Pollution Darkens Tehran Skies
EghtesadOnline: The residents of Iranian capital breathed in more polluted air in March compared with the corresponding month of last year, data released by Tehran Air Quality Control Company show.
Charts published on TAQCC’s website, Airnow.tehran.ir, show that in March, clean blue skies were seen on only four days with the air quality index showing "good" condition.
The index categorizes conditions dictated by a measure of polluting matters into good (0-50), moderate (51-100), unhealthy for sensitive groups (101-150), unhealthy (151-200), very unhealthy (201-300) and hazardous (301-500).
Moderate status dominated the month, keeping the index between 51 and 100 in 20 days.
TAQCC data show that during the period, sensitive groups in the capital were warned to limit their outdoor activities on six days, as the index entered the threshold of 101-150 that categorizes the condition as “unhealthy for sensitive groups”.
Children, the elderly, pregnant women and those with respiratory and cardiovascular conditions fall in the above group.
On March 17, AQI reached 153, hitting an emergency level because of the high density of toxic emissions.
Pollutants measured to determine air quality include carbon monoxide, nitrogen dioxide, sulfur dioxide, ground-level ozone and particulate matter (PM2.5 and PM10). AQI figures are calculated as per concentration of pollutants.
Analyses illustrate that the element responsible for all polluted days recorded during the period under review was PM2.5 (atmospheric particulate matters that have a diameter of less than 2.5 micrometers).
Air quality in Tehran is getting worse year-on-year, since AQI was comparatively lower in March of last year.
A large number of people stayed home in self-quarantine, as the novel coronavirus raged across Iran. Data show Tehran’s residents were exposed to cleaner air in March 2020 compared to the month in the current year.
TAQCC charts show that clear blue skies were seen for eight days of the month, meaning that the air quality index was below 50.
During the month, “moderate” status was the most prevailing air condition, as the index hovered between 51 and 100 on 20 days.
Besides, sensitive groups in the capital were warned to limit their outdoor activities on three days, as the index ranged between 101 and 150.
TAQCC data illustrate that air quality condition was significantly better during the same period of last year.
In March 2019, AQI had 13 “good” and 18 “moderate” days.
While there are various debates on the causes of poor air quality in the metropolis, the head of TAQCC earlier blamed 100,000 dilapidated passenger cars in Tehran.
Hossein Shahidzadeh added that over 3.43 million passenger cars ply the capital’s streets every day, 100,000 of which are over 18 years old and have outlived their usefulness.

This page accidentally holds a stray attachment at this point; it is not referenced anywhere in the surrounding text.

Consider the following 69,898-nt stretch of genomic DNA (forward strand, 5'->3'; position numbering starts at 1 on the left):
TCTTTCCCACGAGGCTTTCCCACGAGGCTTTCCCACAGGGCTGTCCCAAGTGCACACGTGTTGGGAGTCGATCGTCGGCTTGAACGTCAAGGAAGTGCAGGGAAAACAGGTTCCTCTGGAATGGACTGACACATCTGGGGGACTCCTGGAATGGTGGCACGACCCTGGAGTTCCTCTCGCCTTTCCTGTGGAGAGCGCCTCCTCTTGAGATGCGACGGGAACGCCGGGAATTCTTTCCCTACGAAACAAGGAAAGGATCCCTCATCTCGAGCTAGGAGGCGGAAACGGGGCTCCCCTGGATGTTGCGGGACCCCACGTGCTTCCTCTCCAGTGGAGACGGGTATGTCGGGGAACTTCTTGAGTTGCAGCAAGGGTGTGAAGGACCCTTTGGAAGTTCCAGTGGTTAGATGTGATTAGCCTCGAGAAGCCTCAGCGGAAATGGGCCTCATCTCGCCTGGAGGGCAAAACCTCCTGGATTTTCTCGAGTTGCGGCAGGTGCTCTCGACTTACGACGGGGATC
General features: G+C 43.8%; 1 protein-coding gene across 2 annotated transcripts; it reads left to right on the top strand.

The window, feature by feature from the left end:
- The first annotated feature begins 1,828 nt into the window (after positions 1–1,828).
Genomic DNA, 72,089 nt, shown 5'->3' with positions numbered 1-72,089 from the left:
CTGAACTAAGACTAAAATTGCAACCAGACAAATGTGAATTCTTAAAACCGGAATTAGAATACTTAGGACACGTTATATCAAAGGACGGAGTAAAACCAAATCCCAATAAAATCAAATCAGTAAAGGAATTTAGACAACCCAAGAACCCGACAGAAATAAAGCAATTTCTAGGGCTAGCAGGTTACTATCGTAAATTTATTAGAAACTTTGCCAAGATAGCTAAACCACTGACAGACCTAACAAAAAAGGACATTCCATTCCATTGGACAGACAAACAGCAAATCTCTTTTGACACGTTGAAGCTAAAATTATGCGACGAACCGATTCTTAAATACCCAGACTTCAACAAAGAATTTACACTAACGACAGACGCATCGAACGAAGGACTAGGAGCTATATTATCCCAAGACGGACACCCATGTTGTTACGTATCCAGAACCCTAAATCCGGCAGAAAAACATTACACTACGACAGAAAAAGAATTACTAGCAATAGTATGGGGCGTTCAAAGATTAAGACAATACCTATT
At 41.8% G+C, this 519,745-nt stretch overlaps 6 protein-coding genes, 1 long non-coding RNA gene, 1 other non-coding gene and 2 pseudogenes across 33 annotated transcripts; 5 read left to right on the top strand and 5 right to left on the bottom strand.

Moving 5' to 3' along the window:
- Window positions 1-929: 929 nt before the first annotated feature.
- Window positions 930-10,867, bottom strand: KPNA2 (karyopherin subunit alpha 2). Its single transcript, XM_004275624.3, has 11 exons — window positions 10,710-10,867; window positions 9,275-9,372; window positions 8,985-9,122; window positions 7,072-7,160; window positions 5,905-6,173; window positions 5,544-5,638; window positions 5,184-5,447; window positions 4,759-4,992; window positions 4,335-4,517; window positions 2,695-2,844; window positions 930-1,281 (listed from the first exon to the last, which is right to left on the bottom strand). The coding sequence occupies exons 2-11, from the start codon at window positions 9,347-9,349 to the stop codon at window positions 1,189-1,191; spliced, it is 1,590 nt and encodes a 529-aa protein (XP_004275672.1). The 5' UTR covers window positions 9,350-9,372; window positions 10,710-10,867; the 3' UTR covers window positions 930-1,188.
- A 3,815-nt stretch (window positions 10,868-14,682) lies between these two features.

He noted that these old cars emit 579,000 tons of toxins into the air annually, which means 1,586 tons a day.
Shahidzadeh noted that of all the pollutants discharged into Tehran’s air annually, 82% of sulfur oxide, 23% of PM2.5 and PM 10, 46% of carbon monoxide and 45% of nitrogen monoxide are emitted by dilapidated cars.
He also said PM2.5 is the most harmful pollutant due to its ability to penetrate deep into the lungs and bloodstreams unfiltered, causing heart attacks, respiratory disease and premature death.
Shahidzadeh called the officials in charge to more seriously monitor the technical efficiency of cars plying Tehran’s streets.
The low quality of brand new vehicles manufactured by domestic companies has also added to the problem.
According to Hossein Moqaddam, CEO of Tehran Vehicle Technical Inspection Bureau, over one-third of vehicles used in Tehran failed to meet emission standards and pass technical inspection tests.
He said that in the last Iranian year (ended March 20, 2021), 1.66 million vehicles visited the capital's technical inspection centers, of which 1.19 million were under four years old and underwent their first technical check.
"Of the 597,600 new vehicles rejected, 17% did not receive the certificate due to high emission, 11% for wheel alignment, 4% for shock absorber failure, 13% for brake system problems and 16% for appearance issues,” he added.
The official noted that during the period, 1.13 technical certificates have been issued, of which 850,000 were regular and 283,000 were premium type.
The premium certificate has higher standards than that of the normal technical inspection certificates. While in normal tests, vehicles’ emissions are monitored in a low-speed performance but for receiving the premium certificate, the carbon monoxide emission of cars is assessed at 2,500 rpm.
Vehicles that do not meet local emission and safety standards spew poison into the air, threaten people’s lives and damage the environment.
Tehran Municipality’s Transportation and Traffic Organization has estimated that air pollution in the capital costs $2.6 billion annually.